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06 November 2015 @ 10:41 am
Original Fiction: "Gone"  
Title: Gone
Fandom: Original Fiction
Rating: PG
Summary: They never talked about him
Author's Notes: For the writerverse prompt of "Middle Sibling."


My mother was the youngest in her family—though never the baby, she always insisted. There was no place for "babies" in the house where she grew up. Daniel was the oldest, strong and handsome and able to do nearly anything, or so she said. After Daniel came Peter, but they never talked about him. Mother only knew what Daniel told her, whispered moments years later when no one else could hear.

Are you allowed to miss someone you chose to betray?

It was winter in an already hopeless year when the man came to their door. He was dressed in gray, the color of the sky and of the fields that had lain barren for two full seasons. Grandmother could not offer him meat, for the herd had been sold off bit by bit to keep the family fed. She could not offer him milk, for the cow had run dry before New Year's Day.

The man needed neither food nor drink, he assured her. What he sought instead was a young person to assist him in his home and in his work—someone old enough to be taught and young enough to last. In return, he could offer her payment and the promise of prosperity once more.

My mother was a babe in the cradle, too little to be of use to anyone. The man might have been thinking of Daniel, but Grandmother persuaded him to take Peter instead.

They never saw either of them again.

The winter turned warm that year, rains softening the earth and preparing it for spring. The soil grew fertile, bringing forth the richest crops Grandmother had ever seen. She gathered in a harvest that paid enough to buy food for the next two years, and each year after the promise held until her children were grown and gone and Grandmother herself was finally dead.

She must have missed her son, whose fate she handed over so willingly in the weak light of a cold February afternoon.

But she never said anything about the child who was blood-price for their future, and her children never saw her weep or worry over whatever that poor boy's story might have become.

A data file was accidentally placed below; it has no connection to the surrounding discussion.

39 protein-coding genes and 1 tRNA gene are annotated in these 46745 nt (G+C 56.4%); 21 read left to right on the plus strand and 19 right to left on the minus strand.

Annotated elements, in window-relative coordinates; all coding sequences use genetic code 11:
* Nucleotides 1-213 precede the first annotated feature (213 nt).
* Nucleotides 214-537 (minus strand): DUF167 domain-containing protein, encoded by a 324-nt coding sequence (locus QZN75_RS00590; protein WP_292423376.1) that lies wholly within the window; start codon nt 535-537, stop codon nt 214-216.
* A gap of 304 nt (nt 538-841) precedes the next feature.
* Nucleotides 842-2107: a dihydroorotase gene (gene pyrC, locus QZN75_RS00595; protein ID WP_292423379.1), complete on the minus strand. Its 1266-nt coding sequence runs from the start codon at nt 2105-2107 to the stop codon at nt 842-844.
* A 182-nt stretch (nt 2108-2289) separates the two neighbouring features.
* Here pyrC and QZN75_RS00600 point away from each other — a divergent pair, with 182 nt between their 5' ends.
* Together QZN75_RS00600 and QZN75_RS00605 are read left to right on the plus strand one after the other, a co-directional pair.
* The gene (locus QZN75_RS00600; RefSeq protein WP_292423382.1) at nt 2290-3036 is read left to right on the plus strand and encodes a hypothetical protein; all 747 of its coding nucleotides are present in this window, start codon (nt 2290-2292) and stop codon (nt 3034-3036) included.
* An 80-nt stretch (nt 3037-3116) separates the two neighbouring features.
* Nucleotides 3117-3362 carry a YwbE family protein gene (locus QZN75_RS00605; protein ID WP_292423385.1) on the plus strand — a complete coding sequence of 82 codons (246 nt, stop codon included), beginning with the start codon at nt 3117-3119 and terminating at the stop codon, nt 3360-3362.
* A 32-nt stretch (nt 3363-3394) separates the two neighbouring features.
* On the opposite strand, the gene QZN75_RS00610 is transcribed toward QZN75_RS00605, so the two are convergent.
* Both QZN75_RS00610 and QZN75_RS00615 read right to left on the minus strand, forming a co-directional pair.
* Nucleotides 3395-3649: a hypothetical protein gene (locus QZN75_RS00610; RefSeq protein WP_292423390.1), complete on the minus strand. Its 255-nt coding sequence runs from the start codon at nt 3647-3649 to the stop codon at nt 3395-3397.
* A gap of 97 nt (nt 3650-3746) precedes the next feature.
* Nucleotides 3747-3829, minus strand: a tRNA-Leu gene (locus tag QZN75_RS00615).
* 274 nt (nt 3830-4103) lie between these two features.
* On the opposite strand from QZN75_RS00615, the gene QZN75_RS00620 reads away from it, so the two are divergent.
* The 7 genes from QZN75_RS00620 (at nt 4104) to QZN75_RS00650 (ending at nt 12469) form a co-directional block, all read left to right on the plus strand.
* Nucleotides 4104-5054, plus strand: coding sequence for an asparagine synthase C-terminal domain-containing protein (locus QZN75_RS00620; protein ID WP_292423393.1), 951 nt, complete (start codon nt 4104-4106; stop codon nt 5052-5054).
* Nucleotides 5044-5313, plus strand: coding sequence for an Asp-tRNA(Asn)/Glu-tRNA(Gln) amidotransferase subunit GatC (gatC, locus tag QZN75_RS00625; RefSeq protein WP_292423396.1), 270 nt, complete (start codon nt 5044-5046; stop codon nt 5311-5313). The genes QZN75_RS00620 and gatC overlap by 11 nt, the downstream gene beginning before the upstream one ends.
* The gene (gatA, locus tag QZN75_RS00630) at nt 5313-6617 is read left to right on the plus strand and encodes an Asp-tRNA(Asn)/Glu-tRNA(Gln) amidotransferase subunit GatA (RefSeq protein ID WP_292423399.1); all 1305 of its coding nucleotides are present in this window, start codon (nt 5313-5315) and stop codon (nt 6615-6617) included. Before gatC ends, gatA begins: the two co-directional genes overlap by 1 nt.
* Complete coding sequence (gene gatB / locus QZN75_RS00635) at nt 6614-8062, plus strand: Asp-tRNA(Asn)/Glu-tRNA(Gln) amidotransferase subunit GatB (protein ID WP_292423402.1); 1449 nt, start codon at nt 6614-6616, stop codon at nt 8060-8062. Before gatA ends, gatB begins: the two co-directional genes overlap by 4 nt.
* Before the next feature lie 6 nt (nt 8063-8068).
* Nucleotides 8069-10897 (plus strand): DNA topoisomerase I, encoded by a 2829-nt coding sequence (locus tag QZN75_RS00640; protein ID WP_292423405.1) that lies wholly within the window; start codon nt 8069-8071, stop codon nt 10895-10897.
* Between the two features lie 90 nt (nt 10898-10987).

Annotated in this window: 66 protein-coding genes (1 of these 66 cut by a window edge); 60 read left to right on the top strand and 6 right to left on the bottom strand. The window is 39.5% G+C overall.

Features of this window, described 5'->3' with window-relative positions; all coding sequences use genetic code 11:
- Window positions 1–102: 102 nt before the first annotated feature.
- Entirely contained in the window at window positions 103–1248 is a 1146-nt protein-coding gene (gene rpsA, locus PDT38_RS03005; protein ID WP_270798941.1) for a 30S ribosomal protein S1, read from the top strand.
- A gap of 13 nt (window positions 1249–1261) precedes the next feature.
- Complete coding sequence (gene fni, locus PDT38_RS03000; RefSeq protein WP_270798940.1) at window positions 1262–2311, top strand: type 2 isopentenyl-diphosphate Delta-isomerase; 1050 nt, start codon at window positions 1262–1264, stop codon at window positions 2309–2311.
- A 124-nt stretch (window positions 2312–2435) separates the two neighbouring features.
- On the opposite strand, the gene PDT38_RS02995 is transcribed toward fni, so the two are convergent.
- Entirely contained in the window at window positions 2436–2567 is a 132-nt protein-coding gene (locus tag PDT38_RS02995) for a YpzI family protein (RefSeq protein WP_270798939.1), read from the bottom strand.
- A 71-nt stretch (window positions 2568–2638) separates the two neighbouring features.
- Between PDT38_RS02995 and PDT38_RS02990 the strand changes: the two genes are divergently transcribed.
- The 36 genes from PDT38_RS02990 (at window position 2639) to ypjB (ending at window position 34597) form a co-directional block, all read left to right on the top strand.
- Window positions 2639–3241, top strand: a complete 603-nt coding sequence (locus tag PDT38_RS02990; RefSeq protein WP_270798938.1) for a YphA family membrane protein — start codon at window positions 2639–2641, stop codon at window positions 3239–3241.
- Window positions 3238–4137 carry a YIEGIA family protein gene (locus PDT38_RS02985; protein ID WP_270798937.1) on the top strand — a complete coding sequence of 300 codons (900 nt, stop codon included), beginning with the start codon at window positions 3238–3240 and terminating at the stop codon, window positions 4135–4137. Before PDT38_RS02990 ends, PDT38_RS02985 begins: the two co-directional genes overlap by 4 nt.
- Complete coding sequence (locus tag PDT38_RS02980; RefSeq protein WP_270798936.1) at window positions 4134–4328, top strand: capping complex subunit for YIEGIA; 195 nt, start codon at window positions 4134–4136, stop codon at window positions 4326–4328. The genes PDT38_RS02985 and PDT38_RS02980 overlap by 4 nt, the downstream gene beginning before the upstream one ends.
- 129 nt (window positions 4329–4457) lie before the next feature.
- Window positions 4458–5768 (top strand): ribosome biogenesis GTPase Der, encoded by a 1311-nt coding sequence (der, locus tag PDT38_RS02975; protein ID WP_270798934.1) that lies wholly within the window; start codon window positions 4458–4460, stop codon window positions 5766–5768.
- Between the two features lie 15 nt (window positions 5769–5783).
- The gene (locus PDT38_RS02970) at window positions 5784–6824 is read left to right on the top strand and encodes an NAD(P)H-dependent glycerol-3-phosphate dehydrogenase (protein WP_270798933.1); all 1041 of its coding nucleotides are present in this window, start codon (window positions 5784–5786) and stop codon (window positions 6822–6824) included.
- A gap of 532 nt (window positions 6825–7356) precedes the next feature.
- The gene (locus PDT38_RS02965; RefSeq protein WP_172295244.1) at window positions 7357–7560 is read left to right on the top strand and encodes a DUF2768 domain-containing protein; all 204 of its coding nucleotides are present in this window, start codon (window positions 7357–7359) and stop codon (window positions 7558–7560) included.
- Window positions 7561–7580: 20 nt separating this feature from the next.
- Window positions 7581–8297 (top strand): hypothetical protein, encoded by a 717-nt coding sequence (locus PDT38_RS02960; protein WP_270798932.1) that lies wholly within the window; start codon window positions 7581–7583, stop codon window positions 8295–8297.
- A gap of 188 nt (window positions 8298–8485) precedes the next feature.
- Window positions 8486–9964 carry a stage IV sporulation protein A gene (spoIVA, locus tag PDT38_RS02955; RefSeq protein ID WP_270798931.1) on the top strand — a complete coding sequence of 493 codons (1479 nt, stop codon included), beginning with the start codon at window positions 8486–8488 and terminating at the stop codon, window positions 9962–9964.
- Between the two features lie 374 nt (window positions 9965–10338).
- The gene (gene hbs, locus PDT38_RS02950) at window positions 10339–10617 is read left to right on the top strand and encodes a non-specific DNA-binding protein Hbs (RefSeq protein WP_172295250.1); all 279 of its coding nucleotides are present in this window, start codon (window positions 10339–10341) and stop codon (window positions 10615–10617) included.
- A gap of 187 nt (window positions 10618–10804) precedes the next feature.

cindy: misc fictsuki_no_bara on November 7th, 2015 03:41 am (UTC)
i get a whiff of creepy from the man who takes peter - it's the gray clothes and the way grandma's farm is suddenly fruitful - but the thing i really like is grandma's later reaction. (or lack of reaction, i guess.) she had to do a thing to save her family, and there's no point in wondering or worrying about what might have been. it's very pragmatic.
The Coalition For Disturbing Metaphorshalfshellvenus on November 7th, 2015 08:46 am (UTC)
Yay-- the man in gray is supposed to be creepy, as well as the nature of his request. What he gives in return can only make that worse-- no ordinary human could fulfill such a promise. :O
riverotter1951riverotter1951 on November 7th, 2015 02:46 pm (UTC)
That is haunting and sad. It reminds me of fairy tales with a similar theme. Survival has a heavy price.
The Coalition For Disturbing Metaphorshalfshellvenus on November 10th, 2015 07:55 am (UTC)
Yay-- I was going for something fairytale-like here, with a story that has a sense of magic and sorrow and something sinister as well.
Danmuchtooarrogant on November 7th, 2015 03:47 pm (UTC)
The best part about coming back to LJ is always the great stories I'm able to read again!

This was excellent, and I thought the length really worked with the story you were telling. Just enough detail to shape what happened for the reader, with lots left to the imagination.

My favorite line was, "Are you allowed to miss someone you chose to betray?"

Very well done!

The Coalition For Disturbing Metaphorshalfshellvenus on November 10th, 2015 07:58 am (UTC)
I'm glad you liked this!

That is also my favorite line, partly because it's unexpected and also because it cements the direction the truth will take. When the unthinkable becomes 'thinkable,' someone will pay the price of that choice forever.
Portdesertport on November 7th, 2015 06:02 pm (UTC)
Oooooh. Everything about this is so understated and chilling. I really like it.
The Coalition For Disturbing Metaphorshalfshellvenus on November 10th, 2015 08:01 am (UTC)
Thank you! Understated is an approach I like for dark or horror-related stories. It's like something sneaking up on you that you don't even notice, and then dragging you underground to your doom.

Thanks for reading!
riverotter1951riverotter1951 on November 10th, 2015 02:55 pm (UTC)
A great use of the prompt middle sibling. I enjoy seeing how different people use the prompts.
The Coalition For Disturbing Metaphorshalfshellvenus on November 11th, 2015 07:40 am (UTC)
The prompts have been a struggle for me lately (the song/video-came/movie references usually just stymie me). I didn't want to write this one at first (I wasn't in the mood to write about 'middle child' syndrome), but then a looser interpretation suggested itself. Thank goodness!
alien_writings: Heart Readingalien_writings on November 15th, 2015 08:24 pm (UTC)
This was creepy and understated and, despite the mystery being part of the story, I can't help wanting to know what the man in gray actually is and what happened to the poor middle sibling.
The Coalition For Disturbing Metaphorshalfshellvenus on November 15th, 2015 10:15 pm (UTC)
The one thing you can guess is, "Nothing good." Minion at best. At worst, things unmentionable. :(

Glad you enjoyed it, and thanks for reading!